Adoption and parenting
Adoption by same-sex couples has been legal nationwide in Spain since July 2005. Some of Spain’s autonomous communities had already legalised such adoptions beforehand, notably Navarre in 2000, the Basque Country in 2003, Aragon in 2004, Catalonia in 2005 and Cantabria in 2005. Furthermore, in Asturias, Andalusia and Extremadura, same-sex couples could jointly begin procedures to temporarily or permanently take children in care.
Since 2015, married lesbian couples can register both their names on their child(ren)’s certificates. This does not apply to cohabiting couples or couples in de facto unions, where the non-biological mother must normally go through an adoption process to be legally recognized as the child’s mother.
Lesbian couples and single women may access in vitro fertilisation (IVF) and assisted reproductive treatments. Prior to 2019, this was mostly in the private sector, where such treatments were much more expensive (around 7,500 euros for IVF). In 2018, following reports that Spain had one of the lowest birth rates in Europe (with reportedly more deaths than births in 2017), measures extending free reproductive treatments for lesbians and single women to public hospitals were announced. The measures took effect in January 2019. Surrogacy is prohibited in Spain regardless of sexual orientation, though surrogacy arrangements undertaken overseas are usually recognized.
Discrimination protectionsLaws on LGBT discrimination in employment, by autonomous community
Ban on discrimination based on sexual orientation and gender identity
Ban on discrimination based on sexual orientation only, either through federal or local law
Employment discrimination on the basis of sexual orientation has been illegal in the country since 1995. However, employment discrimination on the basis of gender identity is not banned nationwide. The first autonomous community to ban such discrimination was Navarre in 2009. The Basque Country followed suit in 2012. In 2014, Andalusia, the Canary Islands, Catalonia, and Galicia also passed bills banning discrimination. Extremadura did so in 2015. In 2016, Madrid, Murcia, and the Balearic Islands all passed laws protecting transgender people from discrimination. Valencia approved an anti-discrimination bill in April 2017, while Aragon did so in April 2018 (taking effect in January 2019).
In labour relations, workers have the right: … not to be directly or indirectly discriminated in employment, or, once employed, discriminated by reason of sex, civil status, age within the limits set forth by this Law, racial or ethnic origin, social status, religion or convictions, political ideas, sexual orientation, membership or non-membership in a union, or for reasons of language within the Spanish State.
Discrimination in the provisions of goods and services based on sexual orientation and gender identity is not banned nationwide either. The aforementioned autonomous communities all ban such discrimination within their anti-discrimination laws. Discrimination in health services and education based on sexual orientation and gender identity has been banned in Spain since 2011 and 2013, respectively.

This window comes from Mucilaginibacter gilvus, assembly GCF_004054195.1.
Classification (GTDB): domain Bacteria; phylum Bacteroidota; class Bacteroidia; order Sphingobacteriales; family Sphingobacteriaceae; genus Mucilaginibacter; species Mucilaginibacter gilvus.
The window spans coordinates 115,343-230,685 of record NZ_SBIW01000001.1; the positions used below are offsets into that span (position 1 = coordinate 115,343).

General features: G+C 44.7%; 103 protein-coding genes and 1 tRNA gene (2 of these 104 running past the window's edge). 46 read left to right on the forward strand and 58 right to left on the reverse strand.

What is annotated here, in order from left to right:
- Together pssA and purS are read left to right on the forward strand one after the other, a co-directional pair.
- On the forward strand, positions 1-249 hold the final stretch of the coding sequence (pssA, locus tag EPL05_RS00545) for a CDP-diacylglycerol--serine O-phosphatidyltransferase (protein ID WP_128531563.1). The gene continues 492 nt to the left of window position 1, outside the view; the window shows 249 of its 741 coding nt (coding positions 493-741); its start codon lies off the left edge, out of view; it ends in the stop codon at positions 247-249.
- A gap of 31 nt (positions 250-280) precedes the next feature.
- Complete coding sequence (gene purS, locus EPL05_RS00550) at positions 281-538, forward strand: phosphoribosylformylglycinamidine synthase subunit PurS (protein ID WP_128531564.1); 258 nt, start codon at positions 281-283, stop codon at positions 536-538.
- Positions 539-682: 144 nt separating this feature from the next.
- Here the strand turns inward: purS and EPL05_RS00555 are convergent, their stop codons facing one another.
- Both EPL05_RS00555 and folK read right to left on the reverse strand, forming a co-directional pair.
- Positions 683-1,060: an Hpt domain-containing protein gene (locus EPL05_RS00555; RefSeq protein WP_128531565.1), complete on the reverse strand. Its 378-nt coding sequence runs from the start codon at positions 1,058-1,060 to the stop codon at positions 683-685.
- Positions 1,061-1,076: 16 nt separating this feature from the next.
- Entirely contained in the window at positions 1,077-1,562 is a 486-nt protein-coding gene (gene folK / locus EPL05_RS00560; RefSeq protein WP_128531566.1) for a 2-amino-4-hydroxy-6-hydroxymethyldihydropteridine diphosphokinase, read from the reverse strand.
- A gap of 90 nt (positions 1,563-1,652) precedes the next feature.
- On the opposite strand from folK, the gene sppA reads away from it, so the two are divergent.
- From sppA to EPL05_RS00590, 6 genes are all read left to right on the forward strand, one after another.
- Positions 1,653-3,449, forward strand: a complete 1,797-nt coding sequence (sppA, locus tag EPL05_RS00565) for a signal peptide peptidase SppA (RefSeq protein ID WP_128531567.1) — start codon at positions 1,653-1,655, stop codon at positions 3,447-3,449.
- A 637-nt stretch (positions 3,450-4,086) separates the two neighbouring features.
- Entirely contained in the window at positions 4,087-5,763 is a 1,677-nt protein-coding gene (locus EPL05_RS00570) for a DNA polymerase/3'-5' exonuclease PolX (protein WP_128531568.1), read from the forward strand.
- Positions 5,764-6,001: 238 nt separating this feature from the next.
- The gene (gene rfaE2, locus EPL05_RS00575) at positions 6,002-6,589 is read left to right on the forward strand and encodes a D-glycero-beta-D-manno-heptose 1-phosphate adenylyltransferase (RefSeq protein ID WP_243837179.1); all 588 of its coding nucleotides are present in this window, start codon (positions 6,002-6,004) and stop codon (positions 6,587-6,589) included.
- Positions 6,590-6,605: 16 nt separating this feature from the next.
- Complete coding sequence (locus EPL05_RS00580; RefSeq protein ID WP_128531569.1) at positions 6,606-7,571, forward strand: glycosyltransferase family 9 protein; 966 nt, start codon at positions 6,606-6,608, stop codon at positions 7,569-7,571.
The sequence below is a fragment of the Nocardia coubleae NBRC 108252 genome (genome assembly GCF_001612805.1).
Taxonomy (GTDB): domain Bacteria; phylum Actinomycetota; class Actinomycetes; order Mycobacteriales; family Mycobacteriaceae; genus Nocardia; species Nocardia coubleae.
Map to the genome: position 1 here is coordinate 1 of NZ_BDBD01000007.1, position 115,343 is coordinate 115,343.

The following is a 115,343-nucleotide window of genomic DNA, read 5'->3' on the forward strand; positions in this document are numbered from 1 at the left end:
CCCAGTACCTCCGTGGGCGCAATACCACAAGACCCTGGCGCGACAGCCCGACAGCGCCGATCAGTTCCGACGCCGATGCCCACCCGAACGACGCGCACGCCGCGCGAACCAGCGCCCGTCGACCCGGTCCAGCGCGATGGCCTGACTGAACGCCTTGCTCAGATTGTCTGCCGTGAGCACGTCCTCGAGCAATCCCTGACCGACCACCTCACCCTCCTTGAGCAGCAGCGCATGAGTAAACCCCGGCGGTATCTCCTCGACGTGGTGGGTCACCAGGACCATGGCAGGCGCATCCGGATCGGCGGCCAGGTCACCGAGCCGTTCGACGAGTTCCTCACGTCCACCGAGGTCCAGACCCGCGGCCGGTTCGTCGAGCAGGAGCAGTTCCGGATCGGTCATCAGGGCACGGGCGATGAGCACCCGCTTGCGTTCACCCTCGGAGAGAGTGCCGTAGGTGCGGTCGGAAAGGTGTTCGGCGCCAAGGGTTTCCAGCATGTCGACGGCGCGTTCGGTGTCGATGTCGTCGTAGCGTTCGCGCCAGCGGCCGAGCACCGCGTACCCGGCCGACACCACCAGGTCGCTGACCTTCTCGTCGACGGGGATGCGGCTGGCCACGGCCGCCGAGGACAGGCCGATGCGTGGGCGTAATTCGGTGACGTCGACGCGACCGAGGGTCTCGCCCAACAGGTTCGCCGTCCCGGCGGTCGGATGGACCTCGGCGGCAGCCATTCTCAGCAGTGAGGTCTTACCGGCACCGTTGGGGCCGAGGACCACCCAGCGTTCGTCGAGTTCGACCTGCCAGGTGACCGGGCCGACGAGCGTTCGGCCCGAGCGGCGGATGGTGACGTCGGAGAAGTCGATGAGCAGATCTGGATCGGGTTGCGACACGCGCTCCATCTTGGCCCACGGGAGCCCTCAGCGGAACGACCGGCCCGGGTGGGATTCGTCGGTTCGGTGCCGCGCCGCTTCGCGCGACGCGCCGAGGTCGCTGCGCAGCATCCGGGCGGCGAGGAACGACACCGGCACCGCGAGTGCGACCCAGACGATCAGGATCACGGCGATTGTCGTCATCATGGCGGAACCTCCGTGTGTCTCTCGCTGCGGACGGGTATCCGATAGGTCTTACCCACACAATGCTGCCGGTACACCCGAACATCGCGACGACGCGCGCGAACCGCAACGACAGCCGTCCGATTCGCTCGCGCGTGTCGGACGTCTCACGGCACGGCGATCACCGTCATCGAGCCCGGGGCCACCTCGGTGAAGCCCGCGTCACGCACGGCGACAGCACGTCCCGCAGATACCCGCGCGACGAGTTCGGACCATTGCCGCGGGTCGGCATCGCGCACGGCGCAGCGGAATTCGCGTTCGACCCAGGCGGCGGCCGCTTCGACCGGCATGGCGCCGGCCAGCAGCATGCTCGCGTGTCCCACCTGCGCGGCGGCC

Ten autonomous communities also ban discrimination based on sex characteristics, thereby protecting intersex people from discrimination. These autonomous communities are Galicia (2014), Catalonia (2014), Extremadura (2015), the Balearic Islands (2016), Madrid (2016), Murcia (2016), Valencia (2017), Navarre (2017), Andalusia (2018), and Aragon (2019).
In 2017, a comprehensive bill to forbid discrimination against LGBTI people throughout Spain in all areas, including employment, the provision of goods and services, etc. was introduced to the Cortes Generales. The legislation has stalled.
Bias-motivated speech and violence
Hate speech on the basis of both sexual orientation and gender identity has been banned since 1995. Additionally, under the country’s hate crime law, crimes motivated by the victim’s sexual orientation or gender identity, amongst other categories, result in additional legal penalties.
The Secretary of State for Security reported that instances of violence against LGBT people decreased 4% in 2018. This contrasted with figures from other sources. The Observatorio Madrileño reported a 7% increase in anti-LGBT violence in Madrid, while the Observatory Against Homophobia of Catalonia (Observatori contra l’Homofòbia) reported a 30% increase in the first few months of 2019.
Since January 2019, teachers and students in Madrid are obliged to report cases of bullying, including against LGBT students.
In November 2006, the Zapatero Government passed a law that allows transgender people to register under their preferred sex in public documents such as birth certificates, identity cards and passports without undergoing prior surgical change. The law came into effect on 17 March 2007. In July 2019, the Constitutional Court of Spain declared that prohibiting transgender minors from accessing legal gender changes is unconstitutional. The court ruled that transgender minors who are “mature enough” may register their new sex on their identity cards, and struck down the article of the 2007 legislation that limited this possibility only to those over 18. The first minor to change his legal gender did so in December 2019.